Hasegawa 1/48 Voyager

KIT #: SW-02
PRICE: $40.00
REVIEWER: Mark Hiott

Utilized Eduard 48-761 p.e. set


  Voyager 1 is a space probe launched by NASA on September 5, 1977. Part of the Voyager program to study the outer Solar System, Voyager 1 launched 16 days after its twin, Voyager 2. Having operated for 38 years and 27 days, the spacecraft still communicates with the Deep Space Network to receive routine commands and return data. At a distance of 133 AU (1.99×1010 km) as of autumn 2015, it is the farthest spacecraft from Earth and the only one in interstellar space.

The probe's primary mission objectives included flybys of Jupiter, Saturn, and Saturn's large moon, Titan. While the spacecraft's course could have been altered to include a Pluto encounter by forgoing the Titan flyby, exploration of the moon, which was known to have a substantial atmosphere, took priority. It studied the weather, magnetic fields, and rings of the two planets and was the first probe to provide detailed images of their moons.

After completing its primary mission with the flyby of Saturn on November 20, 1980, Voyager 1 began an extended mission to explore the regions and boundaries of the outer heliosphere. On August 25, 2012, Voyager 1 crossed the heliopause to become the first spacecraft to enter interstellar space and study the interstellar medium. Voyager 1's extended mission is expected to continue until around 2025, when its radioisotope thermoelectric generators will no longer supply enough electric power to operate any of its scientific instruments.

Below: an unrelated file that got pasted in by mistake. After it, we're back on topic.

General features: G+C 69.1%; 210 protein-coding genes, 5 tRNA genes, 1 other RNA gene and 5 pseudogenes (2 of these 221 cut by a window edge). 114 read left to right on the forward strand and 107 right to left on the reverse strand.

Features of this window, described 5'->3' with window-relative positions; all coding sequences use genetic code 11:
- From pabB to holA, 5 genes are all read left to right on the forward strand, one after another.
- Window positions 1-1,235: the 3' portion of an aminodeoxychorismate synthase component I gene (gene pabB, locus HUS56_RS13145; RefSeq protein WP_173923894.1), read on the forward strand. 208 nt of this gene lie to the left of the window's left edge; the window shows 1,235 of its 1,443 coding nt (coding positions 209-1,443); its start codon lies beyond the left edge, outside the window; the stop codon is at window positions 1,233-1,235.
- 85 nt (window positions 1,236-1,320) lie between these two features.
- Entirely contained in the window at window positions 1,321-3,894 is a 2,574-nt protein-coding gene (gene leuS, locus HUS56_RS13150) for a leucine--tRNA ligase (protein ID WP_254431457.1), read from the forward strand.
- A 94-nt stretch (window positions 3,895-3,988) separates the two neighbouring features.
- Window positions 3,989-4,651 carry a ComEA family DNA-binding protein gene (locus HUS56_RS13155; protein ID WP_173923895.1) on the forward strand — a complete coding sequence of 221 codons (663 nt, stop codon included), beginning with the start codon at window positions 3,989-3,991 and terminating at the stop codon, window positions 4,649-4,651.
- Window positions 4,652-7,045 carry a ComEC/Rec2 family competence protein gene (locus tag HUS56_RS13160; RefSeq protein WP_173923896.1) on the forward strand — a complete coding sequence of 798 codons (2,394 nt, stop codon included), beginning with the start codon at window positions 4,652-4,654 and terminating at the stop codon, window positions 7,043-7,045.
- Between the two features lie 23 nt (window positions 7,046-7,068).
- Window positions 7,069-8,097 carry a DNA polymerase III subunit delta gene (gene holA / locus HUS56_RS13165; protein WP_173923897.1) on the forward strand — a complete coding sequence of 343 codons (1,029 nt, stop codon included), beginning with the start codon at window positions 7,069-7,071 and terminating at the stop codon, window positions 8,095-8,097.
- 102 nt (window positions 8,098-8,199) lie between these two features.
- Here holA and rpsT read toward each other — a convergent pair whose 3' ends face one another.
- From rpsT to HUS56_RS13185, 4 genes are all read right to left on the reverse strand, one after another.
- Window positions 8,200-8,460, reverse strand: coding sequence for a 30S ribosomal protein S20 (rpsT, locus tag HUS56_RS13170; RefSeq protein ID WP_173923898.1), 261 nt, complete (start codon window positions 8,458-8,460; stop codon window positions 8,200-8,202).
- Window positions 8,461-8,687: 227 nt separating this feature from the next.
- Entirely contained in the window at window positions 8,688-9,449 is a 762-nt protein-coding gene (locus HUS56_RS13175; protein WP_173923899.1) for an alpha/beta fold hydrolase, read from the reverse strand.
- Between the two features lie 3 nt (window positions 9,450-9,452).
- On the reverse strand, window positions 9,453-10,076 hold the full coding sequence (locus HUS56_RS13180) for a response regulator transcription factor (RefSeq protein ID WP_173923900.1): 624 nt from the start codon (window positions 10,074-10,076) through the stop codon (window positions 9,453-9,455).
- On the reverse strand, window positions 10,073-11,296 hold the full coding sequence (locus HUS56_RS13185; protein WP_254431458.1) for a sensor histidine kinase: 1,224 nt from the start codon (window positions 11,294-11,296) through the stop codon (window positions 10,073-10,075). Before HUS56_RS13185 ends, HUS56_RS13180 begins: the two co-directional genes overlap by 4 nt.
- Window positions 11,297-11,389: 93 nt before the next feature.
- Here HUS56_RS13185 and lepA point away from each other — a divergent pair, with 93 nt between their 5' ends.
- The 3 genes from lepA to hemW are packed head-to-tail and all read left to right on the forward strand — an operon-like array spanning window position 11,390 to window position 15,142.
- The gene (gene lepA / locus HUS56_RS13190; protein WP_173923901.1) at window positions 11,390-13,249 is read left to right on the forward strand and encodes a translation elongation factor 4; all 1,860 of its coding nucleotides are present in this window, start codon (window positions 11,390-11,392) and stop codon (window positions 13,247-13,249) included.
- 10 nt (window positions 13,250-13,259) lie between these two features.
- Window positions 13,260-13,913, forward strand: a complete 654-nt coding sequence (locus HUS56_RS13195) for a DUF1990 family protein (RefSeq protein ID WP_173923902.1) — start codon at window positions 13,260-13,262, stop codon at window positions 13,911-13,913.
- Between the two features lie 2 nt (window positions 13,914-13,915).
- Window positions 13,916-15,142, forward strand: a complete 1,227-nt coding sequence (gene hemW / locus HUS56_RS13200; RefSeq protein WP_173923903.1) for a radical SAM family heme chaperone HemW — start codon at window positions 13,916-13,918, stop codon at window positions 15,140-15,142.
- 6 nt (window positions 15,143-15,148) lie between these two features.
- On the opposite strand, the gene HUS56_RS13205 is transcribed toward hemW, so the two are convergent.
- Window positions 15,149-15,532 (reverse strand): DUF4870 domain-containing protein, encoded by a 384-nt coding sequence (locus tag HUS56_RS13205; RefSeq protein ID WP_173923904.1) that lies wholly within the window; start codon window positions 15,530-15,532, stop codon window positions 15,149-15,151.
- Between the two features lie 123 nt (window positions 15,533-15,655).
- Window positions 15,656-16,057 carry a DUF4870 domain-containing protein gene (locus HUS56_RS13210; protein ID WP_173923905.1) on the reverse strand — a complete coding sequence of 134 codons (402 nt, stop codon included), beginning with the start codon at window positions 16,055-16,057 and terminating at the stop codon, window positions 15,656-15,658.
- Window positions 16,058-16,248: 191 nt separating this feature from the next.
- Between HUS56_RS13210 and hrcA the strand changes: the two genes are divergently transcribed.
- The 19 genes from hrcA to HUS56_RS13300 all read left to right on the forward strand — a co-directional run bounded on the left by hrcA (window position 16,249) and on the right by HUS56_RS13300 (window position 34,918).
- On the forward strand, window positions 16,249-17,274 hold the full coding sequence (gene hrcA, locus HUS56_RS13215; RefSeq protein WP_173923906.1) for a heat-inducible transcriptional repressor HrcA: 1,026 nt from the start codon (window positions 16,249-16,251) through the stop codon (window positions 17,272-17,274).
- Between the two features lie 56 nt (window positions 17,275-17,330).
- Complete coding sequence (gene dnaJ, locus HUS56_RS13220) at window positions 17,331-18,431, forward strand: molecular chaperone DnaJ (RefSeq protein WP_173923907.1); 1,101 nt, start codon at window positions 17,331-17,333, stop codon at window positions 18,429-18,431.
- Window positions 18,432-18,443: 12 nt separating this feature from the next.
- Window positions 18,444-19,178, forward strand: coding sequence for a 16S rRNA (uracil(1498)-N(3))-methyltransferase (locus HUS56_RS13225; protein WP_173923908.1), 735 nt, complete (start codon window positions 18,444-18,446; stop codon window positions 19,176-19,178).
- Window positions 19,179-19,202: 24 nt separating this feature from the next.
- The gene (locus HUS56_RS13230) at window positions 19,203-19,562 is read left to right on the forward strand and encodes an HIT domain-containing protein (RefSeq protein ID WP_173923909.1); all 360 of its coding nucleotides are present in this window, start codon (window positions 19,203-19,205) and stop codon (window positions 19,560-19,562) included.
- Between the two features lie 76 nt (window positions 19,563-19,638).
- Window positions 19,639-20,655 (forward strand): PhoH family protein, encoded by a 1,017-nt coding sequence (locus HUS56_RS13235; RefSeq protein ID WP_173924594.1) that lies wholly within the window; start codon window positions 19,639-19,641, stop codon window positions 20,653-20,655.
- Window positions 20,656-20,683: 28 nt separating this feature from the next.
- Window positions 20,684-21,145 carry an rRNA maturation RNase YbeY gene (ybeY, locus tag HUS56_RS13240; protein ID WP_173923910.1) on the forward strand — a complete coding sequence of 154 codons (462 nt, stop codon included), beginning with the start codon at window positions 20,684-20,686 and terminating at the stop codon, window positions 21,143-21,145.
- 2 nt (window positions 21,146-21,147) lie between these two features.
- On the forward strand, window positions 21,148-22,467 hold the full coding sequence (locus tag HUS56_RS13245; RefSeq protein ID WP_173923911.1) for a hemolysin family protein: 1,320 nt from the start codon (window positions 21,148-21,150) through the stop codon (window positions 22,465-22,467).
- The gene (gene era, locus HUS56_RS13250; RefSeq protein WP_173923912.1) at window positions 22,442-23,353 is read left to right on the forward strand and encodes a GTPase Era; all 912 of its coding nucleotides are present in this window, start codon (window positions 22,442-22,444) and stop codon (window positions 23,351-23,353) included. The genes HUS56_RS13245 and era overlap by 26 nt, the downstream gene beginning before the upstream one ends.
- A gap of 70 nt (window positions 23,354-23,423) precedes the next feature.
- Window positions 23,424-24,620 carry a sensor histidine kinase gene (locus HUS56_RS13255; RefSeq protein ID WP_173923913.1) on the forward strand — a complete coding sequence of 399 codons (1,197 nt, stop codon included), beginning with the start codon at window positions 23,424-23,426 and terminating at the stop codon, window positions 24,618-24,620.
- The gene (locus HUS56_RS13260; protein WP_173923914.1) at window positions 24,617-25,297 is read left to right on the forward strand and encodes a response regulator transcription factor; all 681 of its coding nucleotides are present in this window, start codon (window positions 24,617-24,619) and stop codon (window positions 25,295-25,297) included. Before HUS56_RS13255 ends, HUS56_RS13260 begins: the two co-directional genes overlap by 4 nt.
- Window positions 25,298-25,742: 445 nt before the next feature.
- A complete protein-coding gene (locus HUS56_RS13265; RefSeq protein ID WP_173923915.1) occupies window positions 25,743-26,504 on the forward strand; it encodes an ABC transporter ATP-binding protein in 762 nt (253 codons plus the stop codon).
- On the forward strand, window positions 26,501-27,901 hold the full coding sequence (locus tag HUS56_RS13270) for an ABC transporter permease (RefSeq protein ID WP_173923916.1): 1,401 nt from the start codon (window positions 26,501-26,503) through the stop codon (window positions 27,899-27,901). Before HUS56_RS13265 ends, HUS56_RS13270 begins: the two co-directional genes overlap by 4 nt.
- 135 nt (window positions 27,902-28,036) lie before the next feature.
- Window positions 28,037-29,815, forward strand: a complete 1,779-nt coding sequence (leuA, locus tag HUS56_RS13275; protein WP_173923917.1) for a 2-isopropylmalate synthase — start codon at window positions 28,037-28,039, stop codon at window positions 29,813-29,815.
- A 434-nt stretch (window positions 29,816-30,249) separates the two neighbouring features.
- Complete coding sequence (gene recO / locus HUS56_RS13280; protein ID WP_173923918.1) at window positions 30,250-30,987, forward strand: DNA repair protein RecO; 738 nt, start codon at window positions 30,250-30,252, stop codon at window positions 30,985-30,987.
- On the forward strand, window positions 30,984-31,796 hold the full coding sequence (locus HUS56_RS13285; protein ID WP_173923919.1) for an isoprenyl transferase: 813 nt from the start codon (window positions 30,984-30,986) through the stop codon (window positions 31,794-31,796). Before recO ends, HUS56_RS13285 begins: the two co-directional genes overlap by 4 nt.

Voyager 1 will reach the Oort cloud in about 300 years and take about 30,000 years to pass through it. Though it is not heading towards any particular star, in about 40,000 years, it will pass within 1.6 light-years of the star Gliese 445, which is at present in the constellation Camelopardalis. That star is generally moving towards the Solar System at about 119 km/s (430,000 km/h; 270,000 mph). NASA says that "The Voyagers are destined—perhaps eternally—to wander the Milky Way."


The kit contains 86 parts molded in black and white plastic. A blue base representing the Earth and a small mounting wire are also included. For some strange reason a small alien figure is included. The parts are very nicely detailed, however, the kit includes many small parts. While most of the parts are molded in the appropriate color, most modelers will want to paint it.

Also included is a card about the Voyager missions, but it's all in Japanese. Sure would have been nice to be able to read it, as it looks to be very informative.

The instructions comprise 12 assembly steps, a parts layout and a painting guide. The painting guide is very nicely done and will help with assembly as well. Colors are also called out in the various steps. One cool thing about the instructions are that they name all the various parts of the Voyager. So you learn something too!

Although the Hasegawa kit is very nice, molding it in plastic has it's limits. Eduard has come to the rescue with their very nice photoetch set. It contains 1 very fine sheet of parts. Included are legs for the various instruments as well as replacement booms. The booms are some of the finest photoetch I have seen and are the real reason for getting this set.